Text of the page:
We have discussed India’s Innovation Gap at length recently. Here’s a company that is trying to innovate with the mobile phone as a way to get to people who are otherwise unreachable, even via the Internet.
Chaupaati, or ‘phone pe deal’ (deal via the phone) is a phone classifieds service for the Indian masses. People in Mumbai, where the company is based, call a Chaupaati call center rep to find the best deals on computers, consumer durables, mobiles, automobiles, real estate, furniture and other goods. Households, entrepreneurs and unorganized businesses call another number to advertise these deals, then receive leads by SMS and pay per lead, as per their subscription plan. Chaupaati aim to be India’s premier ‘deal directory’, collecting information from unorganized markets and connecting Indian people to it.
Ninety-three percent of India’s workforce works in the ‘unorganized sector’. Word of mouth and references within the network are the primary ways to connect with opportunities for jobs, alternate income or key purchases, with several middlemen in each transaction. As mobile phones are becoming the medium of choice for such communication, Chaupaati provides an open platform to manage information relating to it that is accessible through a medium people have already chosen.
A returning Indian entrepreneur, Kashyap Deorah, CEO, founded Chaupaati Bazaar in February 2008. During his final year at IIT Bombay, Kashyap co-founded Righthalf.com, the first campus start-up as part of IIT Bombay’s Business Incubator. After Righthalf.com was successfully acquired by Stratify (later acquired by Iron Mountain for $160 million), he moved to Silicon Valley in late 2000 and worked with high-tech startups.
The company is angel-funded by Anand Rajaraman and seven others: family, Rakesh Mathur and Venky Harinarayan from Junglee and friends and colleagues from the past. The total amount raised during the seed round was Rs 1.85 crores ($358,000). The current investors are committed to re-invest into Chaupaati as required to assist it to reach profitability. Chaupaati plans to invest their profits back into the business to scale it to a crore-a-month ($194,500) in revenue within 18 months. Access to capital can shorten this time by half, making the crore-a-month goal reachable within six months and match actual revenue to those levels with good profit margins within three more months. Today the company operates out of three branches in Santa Cruz, Mulund and Jogeshwari in Mumbai with 25 employees.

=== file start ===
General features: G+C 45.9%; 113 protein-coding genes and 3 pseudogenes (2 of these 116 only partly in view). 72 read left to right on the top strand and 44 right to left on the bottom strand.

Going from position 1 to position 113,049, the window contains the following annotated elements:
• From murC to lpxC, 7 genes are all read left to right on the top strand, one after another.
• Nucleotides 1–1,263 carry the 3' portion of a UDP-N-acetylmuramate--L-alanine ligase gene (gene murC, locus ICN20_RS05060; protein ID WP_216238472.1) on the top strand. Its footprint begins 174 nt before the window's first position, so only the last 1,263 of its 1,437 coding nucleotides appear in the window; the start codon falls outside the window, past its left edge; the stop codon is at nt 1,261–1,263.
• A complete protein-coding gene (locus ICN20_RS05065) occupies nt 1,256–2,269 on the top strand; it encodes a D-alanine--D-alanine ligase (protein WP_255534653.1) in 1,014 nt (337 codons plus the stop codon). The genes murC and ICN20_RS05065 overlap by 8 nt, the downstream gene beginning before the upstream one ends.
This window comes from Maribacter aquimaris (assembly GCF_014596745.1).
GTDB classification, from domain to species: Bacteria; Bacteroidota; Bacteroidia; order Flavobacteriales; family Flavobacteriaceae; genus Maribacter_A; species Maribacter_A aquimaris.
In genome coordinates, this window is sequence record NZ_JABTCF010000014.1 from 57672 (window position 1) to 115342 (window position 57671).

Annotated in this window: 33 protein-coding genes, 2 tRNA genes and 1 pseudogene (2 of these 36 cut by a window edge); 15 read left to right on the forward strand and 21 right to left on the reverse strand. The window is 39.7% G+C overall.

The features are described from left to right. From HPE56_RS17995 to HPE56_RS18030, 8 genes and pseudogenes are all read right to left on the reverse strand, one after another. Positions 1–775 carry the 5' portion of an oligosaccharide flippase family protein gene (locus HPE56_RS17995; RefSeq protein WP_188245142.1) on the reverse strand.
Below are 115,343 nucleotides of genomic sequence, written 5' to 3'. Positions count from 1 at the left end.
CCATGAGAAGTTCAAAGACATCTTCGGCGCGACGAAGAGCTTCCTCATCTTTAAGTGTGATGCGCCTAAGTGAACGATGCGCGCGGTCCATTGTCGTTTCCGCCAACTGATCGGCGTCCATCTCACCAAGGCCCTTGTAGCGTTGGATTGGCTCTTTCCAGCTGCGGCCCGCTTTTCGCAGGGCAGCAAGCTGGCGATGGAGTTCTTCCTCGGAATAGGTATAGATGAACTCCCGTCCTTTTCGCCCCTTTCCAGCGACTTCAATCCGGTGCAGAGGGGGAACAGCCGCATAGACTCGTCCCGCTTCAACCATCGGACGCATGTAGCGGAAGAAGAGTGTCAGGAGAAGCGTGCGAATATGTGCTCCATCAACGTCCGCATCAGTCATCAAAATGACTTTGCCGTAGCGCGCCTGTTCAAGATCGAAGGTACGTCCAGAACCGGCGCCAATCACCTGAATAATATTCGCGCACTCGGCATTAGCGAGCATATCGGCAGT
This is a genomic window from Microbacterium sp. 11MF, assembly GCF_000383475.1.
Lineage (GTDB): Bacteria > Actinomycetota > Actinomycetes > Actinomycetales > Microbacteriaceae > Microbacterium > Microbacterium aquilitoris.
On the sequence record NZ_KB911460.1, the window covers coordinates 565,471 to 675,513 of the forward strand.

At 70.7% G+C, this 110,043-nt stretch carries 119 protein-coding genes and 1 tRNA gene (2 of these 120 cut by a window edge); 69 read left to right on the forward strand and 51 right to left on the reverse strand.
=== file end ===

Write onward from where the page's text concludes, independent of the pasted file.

The energy of aspiring Indians around him prompted Deorah to start the company even though his core team does not have much domain experience. After his return from the US, Deorah reconnected with his juniors from IIT Bombay and found that some of them, like him, had experience with early start-ups. They are all specialists in cracking the code and in being generalists and have faith in the business, so when required they bring in industry specialists to help them reach the next level.
When Chaupaati was founded, other services were available, but their target audience and mode of delivery were different. Newspaper classifieds like The Times of India, DNA and others have started using SMS and voice to build an extra lead source into the main line of business (print) at lower costs of acquisition. The local search market, comprising companies like JustDial, AskLiala, GetIt and Guruji, is well funded, and is getting extremely competitive. It is characterized by aggressive geographical expansion and focuses on capturing high-value verticals increasingly catering to the tip of the pyramid. Online classifieds like Naukri, Sulekha and Shaadi, when augmented with a large field sales forces to acquire and serve customers offline, have been able to create successful businesses.
Unlike these companies, Chaupaati, built for the semi-literate and vernacular audience, is focused on unorganized businesses and entrepreneurs, thereby addressing the latent need and non-consumption at the lower end of the market.